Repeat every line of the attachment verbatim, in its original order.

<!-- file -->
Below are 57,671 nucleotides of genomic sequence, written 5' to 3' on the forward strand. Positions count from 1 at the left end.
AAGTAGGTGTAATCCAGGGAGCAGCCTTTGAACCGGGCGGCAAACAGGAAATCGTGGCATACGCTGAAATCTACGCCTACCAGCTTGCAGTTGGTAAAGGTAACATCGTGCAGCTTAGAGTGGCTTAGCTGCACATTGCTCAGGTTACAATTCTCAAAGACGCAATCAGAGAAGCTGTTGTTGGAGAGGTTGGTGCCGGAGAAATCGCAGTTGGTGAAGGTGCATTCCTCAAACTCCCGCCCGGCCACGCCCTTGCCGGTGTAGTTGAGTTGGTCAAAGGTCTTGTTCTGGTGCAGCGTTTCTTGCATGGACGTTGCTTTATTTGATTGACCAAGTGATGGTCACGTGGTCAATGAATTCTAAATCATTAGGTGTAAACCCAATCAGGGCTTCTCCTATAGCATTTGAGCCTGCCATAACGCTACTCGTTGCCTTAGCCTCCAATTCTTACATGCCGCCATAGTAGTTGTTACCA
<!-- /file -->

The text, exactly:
Below are 57,671 nucleotides of genomic sequence, written 5' to 3' on the forward strand. Positions count from 1 at the left end.
AAGTAGGTGTAATCCAGGGAGCAGCCTTTGAACCGGGCGGCAAACAGGAAATCGTGGCATACGCTGAAATCTACGCCTACCAGCTTGCAGTTGGTAAAGGTAACATCGTGCAGCTTAGAGTGGCTTAGCTGCACATTGCTCAGGTTACAATTCTCAAAGACGCAATCAGAGAAGCTGTTGTTGGAGAGGTTGGTGCCGGAGAAATCGCAGTTGGTGAAGGTGCATTCCTCAAACTCCCGCCCGGCCACGCCCTTGCCGGTGTAGTTGAGTTGGTCAAAGGTCTTGTTCTGGTGCAGCGTTTCTTGCATGGACGTTGCTTTATTTGATTGACCAAGTGATGGTCACGTGGTCAATGAATTCTAAATCATTAGGTGTAAACCCAATCAGGGCTTCTCCTATAGCATTTGAGCCTGCCATAACGCTACTCGTTGCCTTAGCCTCCAATTCTTACATGCCGCCATAGTAGTTGTTACCA